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Old 10-04-2006, 05:20 PM #1
paula_w paula_w is offline
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paula_w paula_w is offline
In Remembrance
Join Date: Aug 2006
Location: Florida
Posts: 3,904
15 yr Member
Default good news and long overdue

U.S. Department of Health and Human Services
NIH News
National Center for Research Resources (NCRR)

FOR IMMEDIATE RELEASE: Tuesday, October 3, 2006

CONTACT: NCRR Communications, 301-435-0888, <>


BETHESDA, Md. - National Institutes of Health (NIH) Director Elias A.
Zerhouni, M.D., today announced the launch of a national consortium that
will transform how clinical and translational research is conducted,
ultimately enabling researchers to provide new treatments more
efficiently and quickly to patients. This new consortium, funded
through Clinical and Translational Science Awards (CTSAs), begins with 12
academic health centers (AHCs) located throughout the nation. An
additional 52 AHCs are receiving planning grants to help them prepare
applications to join the consortium. When fully implemented in 2012, about
60 institutions will be linked together to energize the discipline of
clinical and translational science.

"The development of this consortium represents the first systematic change
in our approach to clinical research in 50 years," said Zerhouni. "Working
together, these sites will serve as discovery engines that will improve
medical care by applying new scientific advances to real world practice.
We expect to see new approaches reach underserved populations, local
community organizations, and health care providers to ensure that medical
advances are reaching the people who need them."

Applicants were encouraged to develop institutes, centers or departments
for these awards and were challenged to devise innovative and
far-reaching approaches to build academic homes for clinical and
translational science. In response, the CTSA institutions are planning

-- Develop better designs for clinical trials to ensure that patients with
rare as well as common diseases benefit from new medical therapies --
Produce enriched environments to educate and develop the next
generation of researchers trained in the complexities of translating
research discoveries into clinical trials and ultimately into practice

-- Design new and improved clinical research informatics tools
-- Expand outreach efforts to minority and medically underserved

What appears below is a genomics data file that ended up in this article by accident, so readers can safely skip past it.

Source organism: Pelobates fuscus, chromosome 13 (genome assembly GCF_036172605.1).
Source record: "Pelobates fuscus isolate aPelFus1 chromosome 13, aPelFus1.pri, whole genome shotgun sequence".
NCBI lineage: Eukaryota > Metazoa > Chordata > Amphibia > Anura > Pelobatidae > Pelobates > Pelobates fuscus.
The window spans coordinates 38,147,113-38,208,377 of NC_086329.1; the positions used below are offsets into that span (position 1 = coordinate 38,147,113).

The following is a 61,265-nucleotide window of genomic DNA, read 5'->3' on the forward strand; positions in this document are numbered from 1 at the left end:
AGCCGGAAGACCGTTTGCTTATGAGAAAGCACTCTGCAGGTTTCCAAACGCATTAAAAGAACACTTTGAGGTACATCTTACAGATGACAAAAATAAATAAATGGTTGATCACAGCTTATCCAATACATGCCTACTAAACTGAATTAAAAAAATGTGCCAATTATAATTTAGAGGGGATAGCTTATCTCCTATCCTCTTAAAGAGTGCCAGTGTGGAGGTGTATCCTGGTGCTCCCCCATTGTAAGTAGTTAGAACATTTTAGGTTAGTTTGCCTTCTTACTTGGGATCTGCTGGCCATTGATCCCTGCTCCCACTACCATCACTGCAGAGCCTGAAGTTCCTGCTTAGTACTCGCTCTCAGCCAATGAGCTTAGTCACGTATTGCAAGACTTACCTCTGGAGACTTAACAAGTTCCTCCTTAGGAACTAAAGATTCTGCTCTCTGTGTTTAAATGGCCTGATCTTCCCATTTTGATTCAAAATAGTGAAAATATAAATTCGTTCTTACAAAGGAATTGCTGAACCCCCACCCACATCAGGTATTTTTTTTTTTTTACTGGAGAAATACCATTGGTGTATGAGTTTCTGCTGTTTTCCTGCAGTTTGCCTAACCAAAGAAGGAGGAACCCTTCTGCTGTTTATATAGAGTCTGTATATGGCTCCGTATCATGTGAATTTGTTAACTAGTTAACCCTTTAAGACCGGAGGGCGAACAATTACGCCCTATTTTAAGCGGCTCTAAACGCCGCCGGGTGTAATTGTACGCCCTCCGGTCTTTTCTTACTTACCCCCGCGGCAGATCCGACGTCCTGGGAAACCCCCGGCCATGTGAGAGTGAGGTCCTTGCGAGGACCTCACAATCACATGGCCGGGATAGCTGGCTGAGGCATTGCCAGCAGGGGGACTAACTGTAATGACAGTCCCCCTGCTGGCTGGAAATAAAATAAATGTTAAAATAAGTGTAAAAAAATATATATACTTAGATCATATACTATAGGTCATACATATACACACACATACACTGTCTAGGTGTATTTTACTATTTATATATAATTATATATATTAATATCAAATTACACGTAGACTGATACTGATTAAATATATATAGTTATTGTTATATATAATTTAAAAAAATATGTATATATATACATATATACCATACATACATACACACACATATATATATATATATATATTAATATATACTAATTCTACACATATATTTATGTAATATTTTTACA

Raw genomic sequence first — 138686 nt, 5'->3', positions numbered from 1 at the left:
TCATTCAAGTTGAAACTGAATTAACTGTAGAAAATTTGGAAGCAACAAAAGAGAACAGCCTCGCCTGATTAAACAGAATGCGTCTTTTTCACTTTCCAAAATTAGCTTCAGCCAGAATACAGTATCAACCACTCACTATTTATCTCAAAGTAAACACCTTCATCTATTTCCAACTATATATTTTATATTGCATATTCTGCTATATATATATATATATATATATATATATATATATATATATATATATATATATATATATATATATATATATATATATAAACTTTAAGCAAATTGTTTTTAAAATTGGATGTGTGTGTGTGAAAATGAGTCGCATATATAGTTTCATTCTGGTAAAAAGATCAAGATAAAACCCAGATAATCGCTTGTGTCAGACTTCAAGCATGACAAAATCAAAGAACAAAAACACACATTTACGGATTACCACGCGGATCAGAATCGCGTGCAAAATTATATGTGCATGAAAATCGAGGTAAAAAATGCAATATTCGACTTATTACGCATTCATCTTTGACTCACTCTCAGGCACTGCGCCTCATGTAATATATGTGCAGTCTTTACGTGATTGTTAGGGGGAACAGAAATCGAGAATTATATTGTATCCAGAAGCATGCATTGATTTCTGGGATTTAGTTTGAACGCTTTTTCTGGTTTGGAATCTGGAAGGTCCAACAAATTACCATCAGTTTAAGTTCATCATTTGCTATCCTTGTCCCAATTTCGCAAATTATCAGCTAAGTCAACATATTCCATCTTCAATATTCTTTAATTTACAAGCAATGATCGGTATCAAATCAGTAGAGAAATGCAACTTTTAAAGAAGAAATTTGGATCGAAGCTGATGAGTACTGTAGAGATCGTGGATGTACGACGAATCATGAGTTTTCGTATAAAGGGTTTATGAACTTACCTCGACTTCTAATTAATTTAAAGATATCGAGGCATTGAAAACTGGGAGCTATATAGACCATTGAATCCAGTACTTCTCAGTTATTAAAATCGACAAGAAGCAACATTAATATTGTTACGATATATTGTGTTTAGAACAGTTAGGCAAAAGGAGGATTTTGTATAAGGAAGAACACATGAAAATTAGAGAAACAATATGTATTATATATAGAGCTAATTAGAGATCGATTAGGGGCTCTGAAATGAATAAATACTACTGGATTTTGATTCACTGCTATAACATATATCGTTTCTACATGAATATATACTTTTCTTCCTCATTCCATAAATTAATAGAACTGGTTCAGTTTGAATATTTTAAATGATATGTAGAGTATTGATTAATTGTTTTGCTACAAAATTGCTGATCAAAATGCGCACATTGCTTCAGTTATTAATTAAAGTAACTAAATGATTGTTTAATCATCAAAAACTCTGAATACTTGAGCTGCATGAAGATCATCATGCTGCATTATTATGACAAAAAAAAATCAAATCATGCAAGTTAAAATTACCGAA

-- Assemble interdisciplinary teams that cover the complete spectrum of
research -- biology, clinical medicine, dentistry, nursing, biomedical
engineering, genomics, and population sciences
-- Forge new partnerships with private and public health care

"The impact of the CTSA consortium will be far greater than the number of
awards made," said Barbara M. Alving, M.D., NCRR Acting Director. "We're
already seeing transformative changes and new partnerships
developing at institutions as they prepare to participate. This
consortium will spur innovation, integration, inclusion, and
dissemination -- not only among institutions receiving these awards -- but
at all organizations involved in health care throughout the

The CTSA initiative grew out of the NIH commitment to re-engineer the
clinical research enterprise, one of the key objectives of the NIH Roadmap
for Medical Research. The CTSA consortium will be led by the National
Center for Research Resources (NCRR), a part of the NIH.
Funding for the CTSA initiative comes from redirecting existing clinical
and translational programs, including Roadmap funds. Total first year
funding for the awards announced today will be approximately $100
million. When fully implemented in 2012, the initiative is expected to
provide a total of $500 million annually to 60 academic health centers.

The following institutions will receive the first set of awards for nearly
a five-year period:

Columbia University Health Sciences (New York, N.Y.)

Duke University (Durham N.C.)

Mayo Clinic College of Medicine (Rochester, Minn.)

Oregon Health & Science University (Portland, Ore.)

Rockefeller University (New York, N.Y.)

University of California, Davis (Davis. Calif.)

University of California, San Francisco (San Francisco, Calif.)

University of Pennsylvania (Philadelphia, Pa.)

University of Pittsburgh (Pittsburgh, Pa.)

University of Rochester (Rochester, N.Y.)

University of Texas Health Science Center at Houston (Houston, Texas)

Yale University (New Haven, Conn.)

For complete project descriptions, please visit
<>. In
addition, the list of planning grant recipients is available at

A second Request for Applications (RFA) for CTSAs has been issued, calling
for the next round of submissions to be made by January 17, 2007, with
awards expected in fall 2007. The RFA is available at